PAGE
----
This week’s roundup covers a NASA funded study saying that civilisational collapse is a pretty regular historic phenomenon and one that may get repeated this century, a viewpoing arguing that a positive economic transformation is far more likely, the IEA lowballing the potential of renewables and new figures on solar energy developments.
Nasa-funded study warns of ‘collapse of civilisation’ in coming decades. Adam Withnall from The Independent covers a new NASA-funded study that points out that the collapse of sophisticated civilisations due to overexploitation of natural resources and too much social inequality is a recurring pattern throughout history. And one the world seems set to repeat on its current trajectory. Changing course is still possible, though.
Carbon Crash Solar Dawn. Paul Gilding has a generally similar view, but his bet is on the optimistic scenario. In his view, “dramatic economic change is not a choice we get to make it, but an inevitable result of physical science. This is because business as usual, with results like ever increasing resource constraint or a global temperature increase of 4 degrees or more, would trigger economic and social collapse. So the only realistic outcomes are such a collapse or an economic transformation that prevents it, with timing the only big unknown. I argued transformation was far more likely and, to my delight, that’s what we see emerging around us today – even faster than I expected.” He opines that renewables and associated storage, transport and digital technologies are so rapidly disrupting whole industries’ business models that they are pushing the fossil fuel industry towards inevitable collapse.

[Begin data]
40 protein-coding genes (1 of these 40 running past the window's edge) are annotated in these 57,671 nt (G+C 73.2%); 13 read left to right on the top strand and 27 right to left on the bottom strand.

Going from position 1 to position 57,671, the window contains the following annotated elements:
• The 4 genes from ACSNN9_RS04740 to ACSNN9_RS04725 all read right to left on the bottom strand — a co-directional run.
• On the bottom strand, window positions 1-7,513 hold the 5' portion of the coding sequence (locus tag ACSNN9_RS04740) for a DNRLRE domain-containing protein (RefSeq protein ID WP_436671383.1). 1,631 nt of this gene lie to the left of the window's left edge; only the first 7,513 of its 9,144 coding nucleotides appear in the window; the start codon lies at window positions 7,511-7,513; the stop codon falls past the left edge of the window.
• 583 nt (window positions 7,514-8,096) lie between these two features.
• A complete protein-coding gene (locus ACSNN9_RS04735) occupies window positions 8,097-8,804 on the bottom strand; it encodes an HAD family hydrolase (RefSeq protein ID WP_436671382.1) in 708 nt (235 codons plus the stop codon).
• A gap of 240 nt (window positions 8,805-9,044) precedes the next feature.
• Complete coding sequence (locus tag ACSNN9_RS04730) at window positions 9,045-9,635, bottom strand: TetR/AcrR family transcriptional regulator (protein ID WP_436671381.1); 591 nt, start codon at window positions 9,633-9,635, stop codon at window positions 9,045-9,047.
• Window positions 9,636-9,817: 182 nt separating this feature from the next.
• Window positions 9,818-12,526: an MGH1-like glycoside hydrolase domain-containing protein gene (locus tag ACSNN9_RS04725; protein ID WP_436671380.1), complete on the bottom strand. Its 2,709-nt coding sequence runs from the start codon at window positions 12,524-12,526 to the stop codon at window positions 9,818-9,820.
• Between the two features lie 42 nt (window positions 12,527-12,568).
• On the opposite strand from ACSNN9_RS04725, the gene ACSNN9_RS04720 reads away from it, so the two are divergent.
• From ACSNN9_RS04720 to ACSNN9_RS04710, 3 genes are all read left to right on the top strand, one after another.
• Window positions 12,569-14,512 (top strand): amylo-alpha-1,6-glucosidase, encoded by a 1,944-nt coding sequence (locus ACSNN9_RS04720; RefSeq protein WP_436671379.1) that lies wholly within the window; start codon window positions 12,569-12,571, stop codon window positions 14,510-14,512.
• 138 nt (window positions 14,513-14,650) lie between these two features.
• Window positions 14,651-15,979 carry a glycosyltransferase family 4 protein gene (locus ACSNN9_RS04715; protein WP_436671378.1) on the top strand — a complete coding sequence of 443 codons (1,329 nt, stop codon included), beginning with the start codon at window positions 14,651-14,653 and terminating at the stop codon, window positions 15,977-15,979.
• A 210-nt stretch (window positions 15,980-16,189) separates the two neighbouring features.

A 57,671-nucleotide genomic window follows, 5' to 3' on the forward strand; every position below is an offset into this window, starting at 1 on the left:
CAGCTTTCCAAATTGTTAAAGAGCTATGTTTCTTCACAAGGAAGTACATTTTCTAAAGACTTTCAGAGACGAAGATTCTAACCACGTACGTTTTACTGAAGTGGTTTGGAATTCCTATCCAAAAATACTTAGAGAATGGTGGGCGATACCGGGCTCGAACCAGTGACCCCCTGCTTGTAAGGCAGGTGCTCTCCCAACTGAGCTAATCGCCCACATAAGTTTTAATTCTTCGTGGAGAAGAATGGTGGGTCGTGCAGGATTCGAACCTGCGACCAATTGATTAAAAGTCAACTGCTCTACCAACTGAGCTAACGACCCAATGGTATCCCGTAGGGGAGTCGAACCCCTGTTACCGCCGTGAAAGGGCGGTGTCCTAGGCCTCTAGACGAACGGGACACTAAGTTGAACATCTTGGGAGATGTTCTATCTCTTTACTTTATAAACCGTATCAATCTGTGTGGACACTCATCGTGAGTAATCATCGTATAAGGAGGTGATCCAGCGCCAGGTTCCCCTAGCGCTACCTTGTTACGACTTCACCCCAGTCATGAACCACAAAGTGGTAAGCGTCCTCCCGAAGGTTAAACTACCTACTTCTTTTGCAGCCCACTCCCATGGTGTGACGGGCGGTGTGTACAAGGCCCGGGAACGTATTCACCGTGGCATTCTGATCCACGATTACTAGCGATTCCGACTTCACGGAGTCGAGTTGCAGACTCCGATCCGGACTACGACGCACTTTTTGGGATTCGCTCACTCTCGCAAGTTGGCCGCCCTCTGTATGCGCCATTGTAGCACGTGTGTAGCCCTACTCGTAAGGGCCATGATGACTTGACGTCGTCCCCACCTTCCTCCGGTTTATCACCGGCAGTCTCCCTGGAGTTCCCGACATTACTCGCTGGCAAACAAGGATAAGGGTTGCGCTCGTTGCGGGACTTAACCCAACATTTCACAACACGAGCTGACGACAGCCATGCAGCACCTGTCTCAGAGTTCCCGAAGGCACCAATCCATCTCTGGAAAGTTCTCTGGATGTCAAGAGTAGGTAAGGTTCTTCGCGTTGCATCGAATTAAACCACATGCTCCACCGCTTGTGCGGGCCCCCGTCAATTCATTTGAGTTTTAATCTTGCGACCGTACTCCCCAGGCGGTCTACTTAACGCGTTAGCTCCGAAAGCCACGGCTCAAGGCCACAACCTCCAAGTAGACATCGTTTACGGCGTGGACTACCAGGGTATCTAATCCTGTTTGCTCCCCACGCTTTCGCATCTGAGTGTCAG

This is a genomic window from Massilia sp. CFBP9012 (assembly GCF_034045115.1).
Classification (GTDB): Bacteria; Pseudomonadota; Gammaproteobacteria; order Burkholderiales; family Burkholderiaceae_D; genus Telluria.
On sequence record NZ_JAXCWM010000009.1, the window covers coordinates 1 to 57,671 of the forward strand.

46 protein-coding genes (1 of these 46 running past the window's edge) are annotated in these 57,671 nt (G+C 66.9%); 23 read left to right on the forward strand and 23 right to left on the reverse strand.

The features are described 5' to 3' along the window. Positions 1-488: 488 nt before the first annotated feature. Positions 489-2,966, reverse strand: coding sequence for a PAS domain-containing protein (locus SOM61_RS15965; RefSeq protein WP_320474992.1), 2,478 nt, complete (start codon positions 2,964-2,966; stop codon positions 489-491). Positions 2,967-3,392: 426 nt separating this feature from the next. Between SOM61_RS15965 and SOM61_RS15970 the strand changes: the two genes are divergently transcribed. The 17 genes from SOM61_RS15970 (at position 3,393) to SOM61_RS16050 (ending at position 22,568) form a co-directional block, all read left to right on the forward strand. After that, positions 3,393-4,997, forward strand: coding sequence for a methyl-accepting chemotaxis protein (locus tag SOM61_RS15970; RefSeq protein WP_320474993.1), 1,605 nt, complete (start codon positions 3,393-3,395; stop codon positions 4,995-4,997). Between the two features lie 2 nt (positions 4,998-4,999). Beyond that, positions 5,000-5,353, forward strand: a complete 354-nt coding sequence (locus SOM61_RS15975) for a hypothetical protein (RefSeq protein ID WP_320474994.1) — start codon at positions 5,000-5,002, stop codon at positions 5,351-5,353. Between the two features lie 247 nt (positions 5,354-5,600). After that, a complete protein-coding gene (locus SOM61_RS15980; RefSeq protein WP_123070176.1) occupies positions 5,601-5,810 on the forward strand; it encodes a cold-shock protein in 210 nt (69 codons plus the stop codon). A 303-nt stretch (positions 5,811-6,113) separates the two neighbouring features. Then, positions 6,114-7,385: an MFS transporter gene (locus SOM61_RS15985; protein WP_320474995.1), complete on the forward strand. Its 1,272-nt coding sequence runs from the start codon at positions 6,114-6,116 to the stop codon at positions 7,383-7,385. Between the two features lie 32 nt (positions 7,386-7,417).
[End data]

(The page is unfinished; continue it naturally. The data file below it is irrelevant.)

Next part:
He also has a view on how the transformation is going to come about. While the risk of disruptive climate change now frames thinking, “the mistake many make is to then extrapolate that risk into a likely global policy response as the main driver of change. The thinking goes that we need a ‘Pearl Harbour moment’ – a physical event that forces a global policy agreement to change. As I also argued in The Great Disruption, that’s not how systems change or how our global market society works. Things are far more chaotic and messy – though ironically probably more predictable.”
What We Know. The world’s largest general scientific society, the American Association for the Advancement of Science (AAAS), this week issued a strong call to action on climate change. “We are at risk of pushing our climate system toward abrupt, unpredictable, and potentially irreversible changes with highly damaging impacts.” And in their view scientists are as sure about climate change as they are about linking smoking to lung and cardiovascular diseases.
World Energy Outlook hides the real potential of renewables. Ecofys analysts Rolf de Vos and David de Jager pick apart the International Energy Agency’s projections on renewables. They note that the IEA has had to revise its projections upward in every year since 2006 and that it projects a leveling off of renewables expansion after 2020 without giving a justification.
37 GW Of Solar Capacity Installed Worldwide In 2013. James Ayre from CleanTechnica reports that 37 GW of solar were installed last year and notes that this nearly matches the prediction made by analysts NPD Solarbuzz (it’s 1 GW more than they predicted). He concludes that this bodes well for the accuracy of their prediction for this year, which is 49 GW.
Solar Power: Cost of production dropped 60%; price to equal thermal power’s in three years. Shreya Jai from the Economic Times of India reports that solar power is increasingly becoming competitive with conventional sources.